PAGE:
Senator Hoskins welcomed members of the Missouri Farm Bureau from the 21st District who were in the capital city for the annual Farm Bureau legislative banquet. Pictured in this photo are Mike and Jeanne Pollard, Caldwell County; Tom Silvey, Caldwell County; Barb Fifer, Ray County; Jim and Dona Proffitt, Ray County; Bill Robinson, Ray County; Violet Corbett, Johnson County; Mary Ellen Young, Johnson County; and William Gray, Lafayette County.

Senator Denny Hoskins Capitol Report

With more than a quarter of the 2020 legislative session behind us, members of the General Assembly are hard at work advancing bills. This week the Senate took up and passed several pieces of legislation that will now move onto the House of Representatives for its consideration. A few of these measures merit mention.

Senate Bill 623 says that any guardian ad litem appointed to represent an abused or neglected child must meet face-to-face and establish a relationship with the child within seven days of the appointment. The meeting will allow the guardian to observe the child and ascertain his or her wishes and placement needs. Senate Bill 623 requires the child's current custodian to cooperate with the guardian ad litem to schedule the initial meeting. The guardian ad litem will be required to maintain contact with the child throughout the duration of the appointment.

Another measure relating to the care of children that passed this week was Senate Bill 653. This legislation requires that prospective foster parents be provided the "Foster Parents' Bill of Rights" at the time a child is placed, even if the parent has yet to be licensed as a foster parent. 

Senate Bill 554 combines two separate pieces of legislation, both relating to the deceased. In its original form the bill established a commission to oversee coroners in Missouri. The bill was amended to include provisions relating to electronic death records and the “right of sepulcher.” The sepulcher provisions clarify next-of-kin laws in a situation of pending divorce. The bill streamlines the filing of death certificates to avoid unnecessary delays in settling estates, filing insurance claims, accessing safety deposit boxes and other activities required following the death of a loved one. These reforms should prove especially beneficial to survivors of military personnel, who may relocate to another state soon after losing their loved one. The two bills that were combined as SB 554 were truly agreed and finally passed in 2019, but both were vetoed by the governor due to an objectionable amendment that was added to each last year. Without the amendment, the legislation is expected to again reach the finish line.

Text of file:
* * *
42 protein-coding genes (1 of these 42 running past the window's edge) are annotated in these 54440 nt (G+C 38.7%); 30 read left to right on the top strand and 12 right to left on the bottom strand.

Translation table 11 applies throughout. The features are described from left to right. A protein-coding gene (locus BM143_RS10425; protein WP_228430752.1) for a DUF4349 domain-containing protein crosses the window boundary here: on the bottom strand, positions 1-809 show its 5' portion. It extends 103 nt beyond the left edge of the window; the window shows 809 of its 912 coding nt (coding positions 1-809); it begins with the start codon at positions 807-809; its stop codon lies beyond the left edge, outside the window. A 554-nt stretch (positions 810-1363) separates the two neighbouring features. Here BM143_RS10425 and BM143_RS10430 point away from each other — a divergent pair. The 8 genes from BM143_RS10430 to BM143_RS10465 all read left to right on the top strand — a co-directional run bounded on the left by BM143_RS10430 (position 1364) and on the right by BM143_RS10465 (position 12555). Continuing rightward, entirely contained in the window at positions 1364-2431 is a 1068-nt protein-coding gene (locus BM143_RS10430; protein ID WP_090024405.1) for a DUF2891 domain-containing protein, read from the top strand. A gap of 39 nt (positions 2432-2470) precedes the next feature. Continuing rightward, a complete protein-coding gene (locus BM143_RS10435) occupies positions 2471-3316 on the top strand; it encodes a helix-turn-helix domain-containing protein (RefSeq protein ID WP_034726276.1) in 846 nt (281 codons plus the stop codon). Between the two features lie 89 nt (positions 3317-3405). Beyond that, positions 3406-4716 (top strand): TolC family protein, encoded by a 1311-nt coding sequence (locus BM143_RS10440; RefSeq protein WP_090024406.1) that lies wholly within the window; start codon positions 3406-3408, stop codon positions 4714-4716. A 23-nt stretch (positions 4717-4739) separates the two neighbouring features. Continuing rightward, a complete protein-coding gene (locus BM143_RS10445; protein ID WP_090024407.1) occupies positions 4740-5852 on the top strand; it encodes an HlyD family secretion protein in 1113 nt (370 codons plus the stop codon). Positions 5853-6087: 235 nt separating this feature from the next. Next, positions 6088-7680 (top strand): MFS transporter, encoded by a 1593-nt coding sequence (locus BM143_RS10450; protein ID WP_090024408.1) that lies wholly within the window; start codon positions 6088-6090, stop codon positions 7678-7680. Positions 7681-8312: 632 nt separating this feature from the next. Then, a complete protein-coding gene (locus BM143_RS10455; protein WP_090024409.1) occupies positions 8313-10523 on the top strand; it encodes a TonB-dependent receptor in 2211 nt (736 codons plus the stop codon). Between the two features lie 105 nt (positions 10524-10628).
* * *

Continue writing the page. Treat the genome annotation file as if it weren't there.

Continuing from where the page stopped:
Also noteworthy, we approved Senate Bill 600. This legislation toughens penalties for violent offenders and should help prosecutors begin to address the alarming rise in crime in Missouri’s largest cities.

It was also a busy week in my office, as I met with a number of constituent groups that came to visit the Capitol. Throughout the week we were pleased to welcome several Eagle Scouts from the 21st District, medical professionals representing the Missouri Academy of Family Physicians, members of Missouri Farm Bureau and the Johnson County chapter of CLIMB (Community Leadership Involvement Means and Better Community), among others.

As always, I appreciate hearing your comments, opinions and concerns. Please feel free to contact me in Jefferson City at (573) 751-4302. You may also email me at

The Caldwell County News

101 South Davis
P.O. Box 218
Hamilton, MO 64644
Phone: 816-583-2116

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